Saltwater crocodiles do not have natural predators, as they are apex predators in their habitats. Humans, though, have hunted saltwater crocodiles for many years. We have threatened their numbers as they are killed for their meat, skin, and even eggs. This, along with habitat destruction, has led to a population decline. Even so, saltwater crocodiles live on in good numbers and are labeled Least Concern.

Kids Like To Ask: Are Alligators Actually Big Lizards?

Alligators are actually not lizards. Though they are reptiles and they do look like oversized versions of our little friends, alligators are actually more closely tied to birds than lizards.

Did You Know There Are Alligator Lizards?

Yes! Alligators are not lizards, but they do have a friend who looks similar, called the alligator lizard.

Alligator lizards are many colors ranging from teal blue to deep green. They have pale yellow bellies and a yellow ring around each of their eyes. As with many animals, the males tend to be more vibrant than the females and the young lizards are more muted but with dark, lateral stripes.

The name for these lizards comes from a reference to the fact that the back and belly scales of alligator lizards are reinforced by bone just like they are with alligators.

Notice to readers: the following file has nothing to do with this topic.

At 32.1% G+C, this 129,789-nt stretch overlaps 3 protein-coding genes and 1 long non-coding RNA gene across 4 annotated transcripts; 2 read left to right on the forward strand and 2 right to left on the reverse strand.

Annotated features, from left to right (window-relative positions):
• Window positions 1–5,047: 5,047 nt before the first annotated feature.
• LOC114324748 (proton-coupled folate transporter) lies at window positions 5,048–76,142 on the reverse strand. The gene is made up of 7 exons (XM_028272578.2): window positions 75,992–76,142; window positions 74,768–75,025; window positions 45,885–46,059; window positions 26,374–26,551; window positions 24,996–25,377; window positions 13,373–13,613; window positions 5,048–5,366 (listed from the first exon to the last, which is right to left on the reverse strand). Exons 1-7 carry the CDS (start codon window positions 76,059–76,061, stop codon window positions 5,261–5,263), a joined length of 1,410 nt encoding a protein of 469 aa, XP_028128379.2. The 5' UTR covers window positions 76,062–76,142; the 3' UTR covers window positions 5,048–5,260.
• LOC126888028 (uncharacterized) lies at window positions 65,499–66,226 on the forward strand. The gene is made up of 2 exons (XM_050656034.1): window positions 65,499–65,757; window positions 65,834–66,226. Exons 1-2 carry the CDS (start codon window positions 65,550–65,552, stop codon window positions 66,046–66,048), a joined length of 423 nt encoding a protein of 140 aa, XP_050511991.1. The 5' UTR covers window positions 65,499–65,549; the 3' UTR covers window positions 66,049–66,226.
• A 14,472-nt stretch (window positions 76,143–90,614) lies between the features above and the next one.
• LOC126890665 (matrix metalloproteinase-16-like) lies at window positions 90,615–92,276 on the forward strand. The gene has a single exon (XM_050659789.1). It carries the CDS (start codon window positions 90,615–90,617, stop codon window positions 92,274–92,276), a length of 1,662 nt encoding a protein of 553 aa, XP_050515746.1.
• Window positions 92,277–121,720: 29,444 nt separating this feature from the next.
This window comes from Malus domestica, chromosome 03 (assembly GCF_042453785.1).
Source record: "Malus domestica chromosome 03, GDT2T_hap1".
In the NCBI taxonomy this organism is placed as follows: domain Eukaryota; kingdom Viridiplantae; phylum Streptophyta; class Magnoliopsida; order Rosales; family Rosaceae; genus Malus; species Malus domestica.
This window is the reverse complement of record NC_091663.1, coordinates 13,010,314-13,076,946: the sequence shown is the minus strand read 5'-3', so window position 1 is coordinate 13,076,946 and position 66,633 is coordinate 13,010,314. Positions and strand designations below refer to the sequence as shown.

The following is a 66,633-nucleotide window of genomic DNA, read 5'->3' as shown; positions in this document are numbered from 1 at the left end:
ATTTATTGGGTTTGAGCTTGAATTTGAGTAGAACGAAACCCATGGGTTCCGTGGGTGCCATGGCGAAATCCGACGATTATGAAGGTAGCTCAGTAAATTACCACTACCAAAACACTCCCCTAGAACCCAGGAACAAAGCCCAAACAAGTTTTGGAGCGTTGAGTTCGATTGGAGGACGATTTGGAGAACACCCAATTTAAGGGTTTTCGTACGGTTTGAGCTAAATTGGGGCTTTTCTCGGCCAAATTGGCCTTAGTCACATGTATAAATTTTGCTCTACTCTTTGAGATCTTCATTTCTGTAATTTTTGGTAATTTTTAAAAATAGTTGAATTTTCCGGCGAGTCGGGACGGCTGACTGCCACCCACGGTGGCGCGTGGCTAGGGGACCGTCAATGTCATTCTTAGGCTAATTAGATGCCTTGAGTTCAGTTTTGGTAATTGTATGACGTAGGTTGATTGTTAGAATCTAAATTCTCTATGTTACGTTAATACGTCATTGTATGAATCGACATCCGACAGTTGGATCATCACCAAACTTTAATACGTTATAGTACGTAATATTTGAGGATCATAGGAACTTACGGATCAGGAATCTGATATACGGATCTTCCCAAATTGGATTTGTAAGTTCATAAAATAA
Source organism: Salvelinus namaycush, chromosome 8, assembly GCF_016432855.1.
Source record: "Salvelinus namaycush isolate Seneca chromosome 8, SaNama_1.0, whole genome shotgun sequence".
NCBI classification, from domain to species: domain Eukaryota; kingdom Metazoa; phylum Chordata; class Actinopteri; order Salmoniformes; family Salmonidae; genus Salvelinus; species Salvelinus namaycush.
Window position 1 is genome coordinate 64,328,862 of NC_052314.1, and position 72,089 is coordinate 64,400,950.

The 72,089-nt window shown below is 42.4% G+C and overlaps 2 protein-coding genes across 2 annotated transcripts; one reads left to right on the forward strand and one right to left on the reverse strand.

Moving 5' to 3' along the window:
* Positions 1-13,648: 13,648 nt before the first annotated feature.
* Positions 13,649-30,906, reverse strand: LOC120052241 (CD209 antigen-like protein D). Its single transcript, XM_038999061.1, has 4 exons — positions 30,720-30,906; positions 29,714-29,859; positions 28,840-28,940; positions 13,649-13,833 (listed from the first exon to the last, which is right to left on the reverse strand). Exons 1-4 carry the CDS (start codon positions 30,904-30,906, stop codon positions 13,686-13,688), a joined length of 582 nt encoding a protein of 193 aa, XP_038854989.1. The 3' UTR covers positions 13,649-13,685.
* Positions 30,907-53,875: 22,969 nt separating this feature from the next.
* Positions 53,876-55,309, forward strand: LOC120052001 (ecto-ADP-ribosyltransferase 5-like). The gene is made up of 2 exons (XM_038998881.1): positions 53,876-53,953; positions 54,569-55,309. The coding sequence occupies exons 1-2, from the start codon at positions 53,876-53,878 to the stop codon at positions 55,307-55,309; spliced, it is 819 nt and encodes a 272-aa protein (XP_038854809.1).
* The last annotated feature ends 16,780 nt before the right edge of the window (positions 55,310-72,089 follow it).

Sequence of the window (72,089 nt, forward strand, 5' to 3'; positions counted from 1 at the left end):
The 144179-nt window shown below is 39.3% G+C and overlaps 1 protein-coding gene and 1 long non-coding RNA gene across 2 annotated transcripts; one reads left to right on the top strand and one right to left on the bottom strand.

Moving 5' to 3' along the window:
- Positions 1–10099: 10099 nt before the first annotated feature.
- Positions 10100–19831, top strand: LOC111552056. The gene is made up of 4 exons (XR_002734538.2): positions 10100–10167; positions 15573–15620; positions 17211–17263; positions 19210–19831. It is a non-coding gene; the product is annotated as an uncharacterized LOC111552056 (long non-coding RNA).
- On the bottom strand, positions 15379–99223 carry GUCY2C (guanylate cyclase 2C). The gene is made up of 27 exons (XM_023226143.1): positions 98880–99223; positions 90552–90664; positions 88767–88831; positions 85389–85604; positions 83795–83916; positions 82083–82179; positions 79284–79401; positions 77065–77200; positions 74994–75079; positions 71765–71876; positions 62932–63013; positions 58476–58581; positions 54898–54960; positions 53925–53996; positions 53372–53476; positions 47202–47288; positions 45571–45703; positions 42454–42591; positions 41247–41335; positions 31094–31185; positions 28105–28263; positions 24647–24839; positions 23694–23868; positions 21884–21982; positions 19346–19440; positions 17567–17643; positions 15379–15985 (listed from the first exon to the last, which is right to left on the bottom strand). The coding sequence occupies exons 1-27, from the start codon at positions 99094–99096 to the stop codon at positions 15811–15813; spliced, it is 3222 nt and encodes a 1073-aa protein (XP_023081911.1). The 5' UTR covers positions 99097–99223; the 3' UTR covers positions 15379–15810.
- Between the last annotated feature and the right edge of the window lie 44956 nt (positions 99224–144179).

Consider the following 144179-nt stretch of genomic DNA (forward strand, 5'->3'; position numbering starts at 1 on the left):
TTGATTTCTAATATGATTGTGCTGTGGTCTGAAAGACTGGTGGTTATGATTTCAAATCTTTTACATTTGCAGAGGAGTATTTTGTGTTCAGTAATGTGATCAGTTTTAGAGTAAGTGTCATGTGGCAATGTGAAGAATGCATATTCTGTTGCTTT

These lizards can live up to ten years, and they love to eat insects.

Northern Alligator Lizard Vs Southern Alligator Lizard

There are many difference between these two types of lizards, including shape, size, and coloration, but a major difference is that the Southern lizard lays eggs while the Northern lizard is ovoviviparous, which means that fertilized eggs develop within the females until the young are ready to hatch. It gives the appearance of bearing “live young,” but they still stay within the walls of an egg until they’re ready to be born.


  • Why do crocodiles prefer brackish water in the Everglades? Crocodiles are known to prefer salinity or saltwater and live in lagoons, mangroves, and other brackish waters. Their bodies are well-equipped to handle saltwater and brackish water. As apex predators, as well as opportunistic feeders, they may eat any marine animals they encounter in or near coastal waters.